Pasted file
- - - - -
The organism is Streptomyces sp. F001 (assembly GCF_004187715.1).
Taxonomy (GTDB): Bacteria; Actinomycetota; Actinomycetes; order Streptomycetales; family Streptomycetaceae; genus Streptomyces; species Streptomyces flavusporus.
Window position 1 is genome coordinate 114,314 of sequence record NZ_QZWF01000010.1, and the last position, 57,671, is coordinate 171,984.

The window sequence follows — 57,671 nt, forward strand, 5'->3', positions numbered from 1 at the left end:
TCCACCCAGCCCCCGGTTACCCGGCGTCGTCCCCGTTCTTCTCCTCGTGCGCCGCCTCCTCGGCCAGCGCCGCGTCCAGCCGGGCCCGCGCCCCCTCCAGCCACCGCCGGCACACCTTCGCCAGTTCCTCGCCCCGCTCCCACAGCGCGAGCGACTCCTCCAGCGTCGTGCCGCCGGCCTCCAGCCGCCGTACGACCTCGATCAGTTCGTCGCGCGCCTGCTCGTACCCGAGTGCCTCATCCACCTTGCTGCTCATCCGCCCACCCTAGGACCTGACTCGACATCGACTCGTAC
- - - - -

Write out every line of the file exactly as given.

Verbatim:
The organism is Streptomyces sp. F001 (assembly GCF_004187715.1).
Taxonomy (GTDB): Bacteria; Actinomycetota; Actinomycetes; order Streptomycetales; family Streptomycetaceae; genus Streptomyces; species Streptomyces flavusporus.
Window position 1 is genome coordinate 114,314 of sequence record NZ_QZWF01000010.1, and the last position, 57,671, is coordinate 171,984.

The window sequence follows — 57,671 nt, forward strand, 5'->3', positions numbered from 1 at the left end:
TCCACCCAGCCCCCGGTTACCCGGCGTCGTCCCCGTTCTTCTCCTCGTGCGCCGCCTCCTCGGCCAGCGCCGCGTCCAGCCGGGCCCGCGCCCCCTCCAGCCACCGCCGGCACACCTTCGCCAGTTCCTCGCCCCGCTCCCACAGCGCGAGCGACTCCTCCAGCGTCGTGCCGCCGGCCTCCAGCCGCCGTACGACCTCGATCAGTTCGTCGCGCGCCTGCTCGTACCCGAGTGCCTCATCCACCTTGCTGCTCATCCGCCCACCCTAGGACCTGACTCGACATCGACTCGTAC